I could go on for years about the ins and outs of my bizarre upbringing, but this blog is not the time or place for such. The important thing you need to know is that both of my parents served in the Marine Corps, and on top of that, my dad is also a pastor. Needless to say, the universe dealt me two of the weirdest, most extreme cards it possibly could.
I would argue that the military and religion don’t have much in common, except for the strong desire to control other people. Naturally, power and control were the major themes of my parents’ philosophy of childbearing. A child of the 90s’, the media and new technology became synonymous with pop culture in new and dangerous ways. MTV, VH1, the birth of the internet – all this gave me access to secular culture, which was forbidden. As the Pastor’s Daughter™, I represented my father, my church, my religion (or rather the religion I was forced upon). To preserve this image of purity and holiness, I was segregated from the mainstream world. The music I listened to, the TV shows I watched, the friends I hung out with, the websites I visited – all were heavily monitored and censored. In short, I was a very sheltered child, which furthered a sense of loneliness and isolation that would follow me up until my early twenties.
With that being said, as you can imagine, heavy metal was strictly forbidden. Along with most other genres for that matter. Pop, R&B, rap, dance, basically anything that wasn’t Christian music was not acceptable in my household. Somehow, in this environment where music was nearly cut off, my parents cultivated a musician. I sang in choirs and taught myself how to play piano. During my junior year of high school, I saw my first opera, Madam Butterfly by Puccini. I was mesmerized to say the least, and at that point I decided that I wanted to pursue a career in classical music. I would later go on to study opera and classical music in college, but that is another story. . .
Also during my junior year, a friend of mine began to introduce me to metal. In chemistry, we were allowed to listen to our iPods during downtime, so my friend let me listen to his music. Judas Priest, Iron Maiden, Black Sabbath, Lamb of God, Avenged Sevenfold. All these were names that I’ve heard of, but I didn’t know any of their songs. If someone had a gun to my head and asked me to sing a few words of any Iron Maiden song, I would have said “Well you’re just going to have to shoot me then”. I never had a reference point for metal, although I did like some of the mainstream songs I’d hear at sporting events or TV commercials. After all, rock n roll was the Devil’s Music and even before my parents became religious, rock music was never a part of their music vocabulary.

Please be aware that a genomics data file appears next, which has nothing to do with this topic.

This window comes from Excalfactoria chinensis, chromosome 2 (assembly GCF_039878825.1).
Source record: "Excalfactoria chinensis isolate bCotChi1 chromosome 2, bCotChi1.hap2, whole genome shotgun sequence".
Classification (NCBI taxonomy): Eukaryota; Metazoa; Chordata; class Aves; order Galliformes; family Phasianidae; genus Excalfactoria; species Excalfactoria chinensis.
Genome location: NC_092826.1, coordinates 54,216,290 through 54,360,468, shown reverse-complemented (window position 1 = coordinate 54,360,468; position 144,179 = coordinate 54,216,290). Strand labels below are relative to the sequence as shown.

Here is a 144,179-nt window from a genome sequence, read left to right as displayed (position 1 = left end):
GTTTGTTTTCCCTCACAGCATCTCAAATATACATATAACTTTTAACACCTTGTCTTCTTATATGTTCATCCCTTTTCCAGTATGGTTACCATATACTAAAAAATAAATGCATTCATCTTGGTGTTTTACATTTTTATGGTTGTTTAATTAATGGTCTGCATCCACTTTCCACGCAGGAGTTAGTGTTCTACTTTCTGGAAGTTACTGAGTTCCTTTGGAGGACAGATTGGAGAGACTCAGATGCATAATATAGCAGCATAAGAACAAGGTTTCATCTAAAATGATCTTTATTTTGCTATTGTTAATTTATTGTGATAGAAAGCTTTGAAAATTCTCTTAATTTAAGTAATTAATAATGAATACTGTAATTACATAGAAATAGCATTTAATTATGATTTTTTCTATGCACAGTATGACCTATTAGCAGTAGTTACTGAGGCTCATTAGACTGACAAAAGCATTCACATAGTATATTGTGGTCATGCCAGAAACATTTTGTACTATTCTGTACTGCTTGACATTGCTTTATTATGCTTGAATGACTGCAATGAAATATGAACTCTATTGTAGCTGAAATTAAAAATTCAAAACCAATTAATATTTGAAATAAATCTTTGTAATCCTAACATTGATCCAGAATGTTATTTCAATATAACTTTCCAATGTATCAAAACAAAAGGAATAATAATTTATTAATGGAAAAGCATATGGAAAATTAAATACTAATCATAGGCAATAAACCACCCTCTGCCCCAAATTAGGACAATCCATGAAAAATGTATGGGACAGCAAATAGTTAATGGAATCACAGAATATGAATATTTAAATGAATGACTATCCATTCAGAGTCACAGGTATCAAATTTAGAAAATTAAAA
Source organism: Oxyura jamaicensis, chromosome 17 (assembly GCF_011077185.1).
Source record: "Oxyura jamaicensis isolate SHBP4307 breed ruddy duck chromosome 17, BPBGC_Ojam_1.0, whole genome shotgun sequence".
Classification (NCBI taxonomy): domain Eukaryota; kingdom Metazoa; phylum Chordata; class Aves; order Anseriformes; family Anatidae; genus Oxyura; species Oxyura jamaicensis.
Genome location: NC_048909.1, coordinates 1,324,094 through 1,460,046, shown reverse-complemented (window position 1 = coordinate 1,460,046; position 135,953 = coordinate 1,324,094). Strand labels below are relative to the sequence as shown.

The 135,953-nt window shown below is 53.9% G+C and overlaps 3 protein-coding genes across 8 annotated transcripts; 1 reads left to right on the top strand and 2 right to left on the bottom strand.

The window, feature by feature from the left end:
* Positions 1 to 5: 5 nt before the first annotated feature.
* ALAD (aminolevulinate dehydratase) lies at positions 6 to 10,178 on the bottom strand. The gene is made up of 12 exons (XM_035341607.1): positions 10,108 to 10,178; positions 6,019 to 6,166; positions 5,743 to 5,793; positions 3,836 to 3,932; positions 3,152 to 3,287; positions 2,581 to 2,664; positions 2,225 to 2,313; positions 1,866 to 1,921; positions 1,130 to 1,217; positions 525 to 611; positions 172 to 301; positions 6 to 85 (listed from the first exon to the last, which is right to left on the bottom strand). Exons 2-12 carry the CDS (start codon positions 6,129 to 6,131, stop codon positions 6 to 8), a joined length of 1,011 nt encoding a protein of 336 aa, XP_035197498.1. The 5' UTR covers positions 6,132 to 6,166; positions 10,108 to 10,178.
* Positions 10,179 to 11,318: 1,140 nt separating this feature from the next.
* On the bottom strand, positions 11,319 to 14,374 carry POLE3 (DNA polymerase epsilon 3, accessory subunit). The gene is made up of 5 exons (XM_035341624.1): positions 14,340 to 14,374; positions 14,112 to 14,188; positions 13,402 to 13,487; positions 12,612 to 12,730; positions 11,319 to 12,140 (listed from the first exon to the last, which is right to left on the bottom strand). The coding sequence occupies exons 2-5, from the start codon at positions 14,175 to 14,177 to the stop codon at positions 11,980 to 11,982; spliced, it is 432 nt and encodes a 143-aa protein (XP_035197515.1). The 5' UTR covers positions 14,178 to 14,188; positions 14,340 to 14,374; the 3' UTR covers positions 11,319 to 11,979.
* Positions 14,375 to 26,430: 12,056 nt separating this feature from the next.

My friend was in awe that I was musically ignorant and immediately set out on a mission to educate me. He asked me if I knew any grunge music, like Alice in Chains, to which I replied:
“Alice in Chains? Is that some goth fetish shit?”
He instantly facepalmed and told me he would bring me a few CDs next class for me to listen to. And to my surprise, he delivered on his promise and handed me The Wall by Pink Floyd and Jar of Flies by Alice in Chains. Little did he know, this is where it would all begin. I remember locking myself in my room and turning up my CD player loud enough for me to enjoy the music, but quiet enough to quell the possibility of my parents overhearing. The thrill of rebellion only added to the musical experience and I instantly fell in love.
The Wall was an amazing album, obviously, but I was much more enthralled by Alice in Chains. Their music was nothing like I imagined. Jar of Flies was this acoustic, sensitive masterpiece, nothing like the “goth fetish shit” that I imagined it to be. Throughout my high school career I suffered from depression and suicidal thoughts, but during my junior year I was at the height of my ailment. I felt alone, misunderstood, and hopeless. The pain in Layne Staley’s voice sounded similar to the pain I endured. Jerry Cantrell’s lyrics resembled the thoughts scribbled in my personal journal. For once, I felt that I was no longer alone; there was someone else feeling this way. One could argue that Alice in Chains serving as the soundtrack for my depression only worsened it, but for me, it made me search within myself to discover who I truly was.
I once was the Pastor’s Daughter, with no true sense of identity. I once was the Classical Musician, who followed orders on a page, but never truly wrote music of my own. The truth is I was angsty, I was rebellious, I was cantankerous, I was a weirdo, I was an outsider. I am now at peace with that.
Jar of Flies started it all. I later explored other Alice records, which made me explore Soundgarden and Nirvana, which made me explore the artists who inspired them, and the artists who inspired those artists and so on. In short, Jar of Flies made me discover a whole new world of music that resonates with me in innumerable ways. Yes, I am a black woman, the daughter of a pastor, a classically trained musician – and I fucking love metal. I no longer allow anyone to define me or my tastes. What I should or what I shouldn’t like. I refuse to be boxed in.
If I can’t be my own, I’d feel better dead.
Check out Jar of Flies on: